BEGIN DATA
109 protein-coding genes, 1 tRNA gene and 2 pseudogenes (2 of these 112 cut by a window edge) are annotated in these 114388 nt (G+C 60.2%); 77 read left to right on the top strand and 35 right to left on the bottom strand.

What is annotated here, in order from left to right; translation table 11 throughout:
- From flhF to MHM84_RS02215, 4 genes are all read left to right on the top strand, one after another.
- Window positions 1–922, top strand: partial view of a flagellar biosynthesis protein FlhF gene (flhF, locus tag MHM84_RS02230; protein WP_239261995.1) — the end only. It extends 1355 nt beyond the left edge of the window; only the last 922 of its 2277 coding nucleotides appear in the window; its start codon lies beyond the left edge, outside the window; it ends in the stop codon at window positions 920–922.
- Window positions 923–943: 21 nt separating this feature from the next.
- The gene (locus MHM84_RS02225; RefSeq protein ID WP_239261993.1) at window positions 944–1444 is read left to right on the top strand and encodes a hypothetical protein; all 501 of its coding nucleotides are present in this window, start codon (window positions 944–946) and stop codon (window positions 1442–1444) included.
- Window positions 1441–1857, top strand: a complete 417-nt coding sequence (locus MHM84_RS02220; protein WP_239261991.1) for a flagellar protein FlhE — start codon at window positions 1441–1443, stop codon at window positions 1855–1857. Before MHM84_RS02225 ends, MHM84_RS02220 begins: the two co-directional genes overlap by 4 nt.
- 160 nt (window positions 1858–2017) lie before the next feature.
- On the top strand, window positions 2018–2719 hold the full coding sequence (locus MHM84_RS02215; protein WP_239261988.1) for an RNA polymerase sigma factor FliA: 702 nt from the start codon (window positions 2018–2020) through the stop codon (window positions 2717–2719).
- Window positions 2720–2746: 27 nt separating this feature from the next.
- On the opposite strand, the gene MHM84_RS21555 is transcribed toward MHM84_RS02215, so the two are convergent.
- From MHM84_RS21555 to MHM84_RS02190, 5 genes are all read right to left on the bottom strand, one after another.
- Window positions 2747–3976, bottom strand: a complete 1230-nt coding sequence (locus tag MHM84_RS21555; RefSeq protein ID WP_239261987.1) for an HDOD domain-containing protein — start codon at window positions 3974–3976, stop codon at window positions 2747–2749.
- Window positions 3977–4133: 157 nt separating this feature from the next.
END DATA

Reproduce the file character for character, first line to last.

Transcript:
109 protein-coding genes, 1 tRNA gene and 2 pseudogenes (2 of these 112 cut by a window edge) are annotated in these 114388 nt (G+C 60.2%); 77 read left to right on the top strand and 35 right to left on the bottom strand.

What is annotated here, in order from left to right; translation table 11 throughout:
- From flhF to MHM84_RS02215, 4 genes are all read left to right on the top strand, one after another.
- Window positions 1–922, top strand: partial view of a flagellar biosynthesis protein FlhF gene (flhF, locus tag MHM84_RS02230; protein WP_239261995.1) — the end only. It extends 1355 nt beyond the left edge of the window; only the last 922 of its 2277 coding nucleotides appear in the window; its start codon lies beyond the left edge, outside the window; it ends in the stop codon at window positions 920–922.
- Window positions 923–943: 21 nt separating this feature from the next.
- The gene (locus MHM84_RS02225; RefSeq protein ID WP_239261993.1) at window positions 944–1444 is read left to right on the top strand and encodes a hypothetical protein; all 501 of its coding nucleotides are present in this window, start codon (window positions 944–946) and stop codon (window positions 1442–1444) included.
- Window positions 1441–1857, top strand: a complete 417-nt coding sequence (locus MHM84_RS02220; protein WP_239261991.1) for a flagellar protein FlhE — start codon at window positions 1441–1443, stop codon at window positions 1855–1857. Before MHM84_RS02225 ends, MHM84_RS02220 begins: the two co-directional genes overlap by 4 nt.
- 160 nt (window positions 1858–2017) lie before the next feature.
- On the top strand, window positions 2018–2719 hold the full coding sequence (locus MHM84_RS02215; protein WP_239261988.1) for an RNA polymerase sigma factor FliA: 702 nt from the start codon (window positions 2018–2020) through the stop codon (window positions 2717–2719).
- Window positions 2720–2746: 27 nt separating this feature from the next.
- On the opposite strand, the gene MHM84_RS21555 is transcribed toward MHM84_RS02215, so the two are convergent.
- From MHM84_RS21555 to MHM84_RS02190, 5 genes are all read right to left on the bottom strand, one after another.
- Window positions 2747–3976, bottom strand: a complete 1230-nt coding sequence (locus tag MHM84_RS21555; RefSeq protein ID WP_239261987.1) for an HDOD domain-containing protein — start codon at window positions 3974–3976, stop codon at window positions 2747–2749.
- Window positions 3977–4133: 157 nt separating this feature from the next.